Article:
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I have multiple variables which I set prior to creating an object, I want to check if any of those variables in null, if any variable then display an error. Is there a way to incorporate this in a foreach loop?

For eg.

Var Var1 = blah1;
Var Var2 = blah2;
Var Var3 = blah3;
Var Var4 = blah4;
Var Var5 = blah5;

foreach(var above, if any is null)

Thanks in advance

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foreach requires that they be in an IEnumerable. If you specifically want foreach, you'll need to put each of those into a collection. –  p.campbell Dec 19 '11 at 18:57
Are you looking to check ALL variables in the local function or only a subset? –  M.Babcock Dec 19 '11 at 18:58
@p.campbell actually to be precise foreach needs an IEnumerable –  Preet Sangha Dec 19 '11 at 18:58
Wait a minute, you just said that you set them. If you set them to bad values then don't report an error; fix the bug so that you are not setting them to bad values anymore. –  Eric Lippert Dec 19 '11 at 18:59
@PreetSangha: To be precise foreach needs an implementation of the foreach pattern. It need not be an implementation of IEnumerable. –  Eric Lippert Dec 19 '11 at 19:00

7 Answers 7

up vote 10 down vote accepted

I, personally, would have separate checks for each variable. On "error message" for multiple validation checks is a bad idea.

The main reason for this is that your "error message" should likely be an ArgumentNullException, which should provide the proper parameter name. This will be different per variable. Even if you use a custom exception, providing information about which variable was improperly specified is worth the extra coding effort.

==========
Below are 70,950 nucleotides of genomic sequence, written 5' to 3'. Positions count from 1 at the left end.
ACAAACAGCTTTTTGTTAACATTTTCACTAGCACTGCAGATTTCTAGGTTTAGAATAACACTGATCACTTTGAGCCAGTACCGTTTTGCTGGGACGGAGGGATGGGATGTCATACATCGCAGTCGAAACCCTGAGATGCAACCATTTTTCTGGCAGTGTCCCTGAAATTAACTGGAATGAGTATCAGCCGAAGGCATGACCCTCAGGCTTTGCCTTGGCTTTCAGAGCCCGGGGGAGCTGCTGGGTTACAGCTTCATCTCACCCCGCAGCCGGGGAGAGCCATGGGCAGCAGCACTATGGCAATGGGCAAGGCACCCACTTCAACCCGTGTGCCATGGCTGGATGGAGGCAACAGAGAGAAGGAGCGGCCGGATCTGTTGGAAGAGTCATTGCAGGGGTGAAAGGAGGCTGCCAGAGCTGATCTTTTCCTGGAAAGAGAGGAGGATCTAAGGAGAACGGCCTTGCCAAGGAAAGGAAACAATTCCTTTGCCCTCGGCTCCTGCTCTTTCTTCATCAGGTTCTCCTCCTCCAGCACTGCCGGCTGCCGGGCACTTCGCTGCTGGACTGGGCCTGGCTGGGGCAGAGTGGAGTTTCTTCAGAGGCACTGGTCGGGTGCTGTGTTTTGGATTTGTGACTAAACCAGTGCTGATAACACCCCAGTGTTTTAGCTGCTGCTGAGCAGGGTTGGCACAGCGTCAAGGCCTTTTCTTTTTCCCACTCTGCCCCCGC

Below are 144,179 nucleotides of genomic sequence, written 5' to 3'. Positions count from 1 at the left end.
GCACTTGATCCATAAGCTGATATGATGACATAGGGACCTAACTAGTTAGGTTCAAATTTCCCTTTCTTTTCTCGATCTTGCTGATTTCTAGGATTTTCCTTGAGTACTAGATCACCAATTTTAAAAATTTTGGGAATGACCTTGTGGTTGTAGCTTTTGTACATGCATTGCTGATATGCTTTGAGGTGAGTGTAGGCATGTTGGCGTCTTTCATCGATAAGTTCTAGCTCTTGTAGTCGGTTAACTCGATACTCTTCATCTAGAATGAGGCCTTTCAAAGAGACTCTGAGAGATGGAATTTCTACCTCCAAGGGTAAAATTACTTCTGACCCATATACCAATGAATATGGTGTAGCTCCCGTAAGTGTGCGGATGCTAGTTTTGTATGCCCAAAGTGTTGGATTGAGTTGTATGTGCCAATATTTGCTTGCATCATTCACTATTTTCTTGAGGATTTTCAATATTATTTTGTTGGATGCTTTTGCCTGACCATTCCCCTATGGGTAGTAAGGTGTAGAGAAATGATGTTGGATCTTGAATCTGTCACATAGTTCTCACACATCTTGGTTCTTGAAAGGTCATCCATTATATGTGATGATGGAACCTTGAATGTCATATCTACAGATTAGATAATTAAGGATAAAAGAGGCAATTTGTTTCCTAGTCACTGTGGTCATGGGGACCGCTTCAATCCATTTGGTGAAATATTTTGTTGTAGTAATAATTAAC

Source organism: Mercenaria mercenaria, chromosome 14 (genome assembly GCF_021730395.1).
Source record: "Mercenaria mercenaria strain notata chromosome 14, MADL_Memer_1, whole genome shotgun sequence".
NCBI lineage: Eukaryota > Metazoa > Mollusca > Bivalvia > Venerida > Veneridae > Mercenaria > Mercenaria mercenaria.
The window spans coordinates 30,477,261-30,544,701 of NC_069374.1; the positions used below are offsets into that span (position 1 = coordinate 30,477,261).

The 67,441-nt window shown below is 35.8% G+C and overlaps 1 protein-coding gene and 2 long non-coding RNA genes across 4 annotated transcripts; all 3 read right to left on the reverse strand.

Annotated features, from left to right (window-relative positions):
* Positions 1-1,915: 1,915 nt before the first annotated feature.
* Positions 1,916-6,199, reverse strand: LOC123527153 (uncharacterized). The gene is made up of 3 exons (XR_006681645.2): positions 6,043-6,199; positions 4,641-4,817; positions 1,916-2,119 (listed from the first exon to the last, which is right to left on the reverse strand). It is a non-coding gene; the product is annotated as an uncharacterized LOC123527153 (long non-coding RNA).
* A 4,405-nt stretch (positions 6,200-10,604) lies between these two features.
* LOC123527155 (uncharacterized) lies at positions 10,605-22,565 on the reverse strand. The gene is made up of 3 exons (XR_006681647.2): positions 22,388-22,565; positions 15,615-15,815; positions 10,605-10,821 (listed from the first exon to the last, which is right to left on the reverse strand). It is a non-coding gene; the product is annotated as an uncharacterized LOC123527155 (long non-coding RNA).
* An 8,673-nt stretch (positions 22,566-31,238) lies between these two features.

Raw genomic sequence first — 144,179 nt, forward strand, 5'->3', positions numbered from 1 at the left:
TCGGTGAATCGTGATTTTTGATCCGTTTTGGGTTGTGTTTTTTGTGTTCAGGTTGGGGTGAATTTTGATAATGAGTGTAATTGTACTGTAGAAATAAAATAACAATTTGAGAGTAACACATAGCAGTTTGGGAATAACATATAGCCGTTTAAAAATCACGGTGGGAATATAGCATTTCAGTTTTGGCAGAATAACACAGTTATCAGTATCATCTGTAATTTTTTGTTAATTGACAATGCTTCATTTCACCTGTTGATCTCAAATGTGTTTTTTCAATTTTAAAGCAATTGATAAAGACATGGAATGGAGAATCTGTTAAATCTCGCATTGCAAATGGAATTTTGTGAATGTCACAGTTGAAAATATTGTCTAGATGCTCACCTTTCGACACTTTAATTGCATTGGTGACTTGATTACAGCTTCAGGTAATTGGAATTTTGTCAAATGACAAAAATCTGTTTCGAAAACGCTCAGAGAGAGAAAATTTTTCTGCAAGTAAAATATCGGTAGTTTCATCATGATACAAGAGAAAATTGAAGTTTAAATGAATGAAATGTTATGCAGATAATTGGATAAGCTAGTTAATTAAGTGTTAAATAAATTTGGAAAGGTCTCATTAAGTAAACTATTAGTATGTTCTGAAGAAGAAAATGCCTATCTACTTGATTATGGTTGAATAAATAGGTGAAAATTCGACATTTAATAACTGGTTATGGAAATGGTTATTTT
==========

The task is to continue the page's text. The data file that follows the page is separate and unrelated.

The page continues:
That being said, if you want to do this, you can use:

var Var1 = blah1;
var Var2 = blah2;
var Var3 = blah3;
var Var4 = blah4;
var Var5 = blah5;

if ( (new object[] {Var1, Var2, Var3, Var4, Var5}).Any(v => v==null))
    throw new Exception("Your error here");
share|improve this answer
I agree, seperate checks are better. If I nest all the variables in one If statement, is there a way to know which variable was null? e.g. if(var1 != null && var2 != null && var3 != null) –  user793468 Dec 19 '11 at 19:23
@user793468 No, not directly. It's part of the problem here. If you are just trying to shorten the code, you could use something like CuttingEdge.Conditions: conditions.codeplex.com It'd let you write the checks as one line per variable, and still provide relatively meaningful exceptions. –  Reed Copsey Dec 19 '11 at 19:36

Put them in an IEnumerable such as an array

foreach(var v in new object[] { var1, var2, .... }){
 if(v == null) {
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Put them into a list of object and loop over it:

List<object> list = new List<object>();
// etc.

foreach(object obj in list)
    if(obj == null) //message
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My first inclination would be not to use separate variables but instead one Dictionary:

var dict = new Dictionary<string, object>();

dict["var1"] = blah1;
// etc.

foreach(var value in dict.Values)
    if(value == null)
        throw new Exception(errorMessage);
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One way would be to track them in a list to the side and then loop through the list:

List<object> objects = new ....;

Var Var1 = blah1;  objects.add(Var1)...
Var Var2 = blah2;  ...
Var Var3 = blah3;  ...
Var Var4 = blah4;  ...
Var Var5 = blah5;  ...

foreach(var objRef, in objects)
    if( objRef == null )
       Errmessage; break ?
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If the number of your variables may change in the future and you don't want to manually list all of them then I suggest use this:

using System.Reflection;

class MyClass{
    var Var1;
    var Var2;
    var infos = typeof(MyClass).GetFields();
    foreach(var info in infos)
        if(info.GetValue(this)==null) ShowErrorMessage(info.Name);

note: you can replace GetFields with GetMembers or GetProperties...

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Put all those variables into a list. You can then loop over them as you want to.

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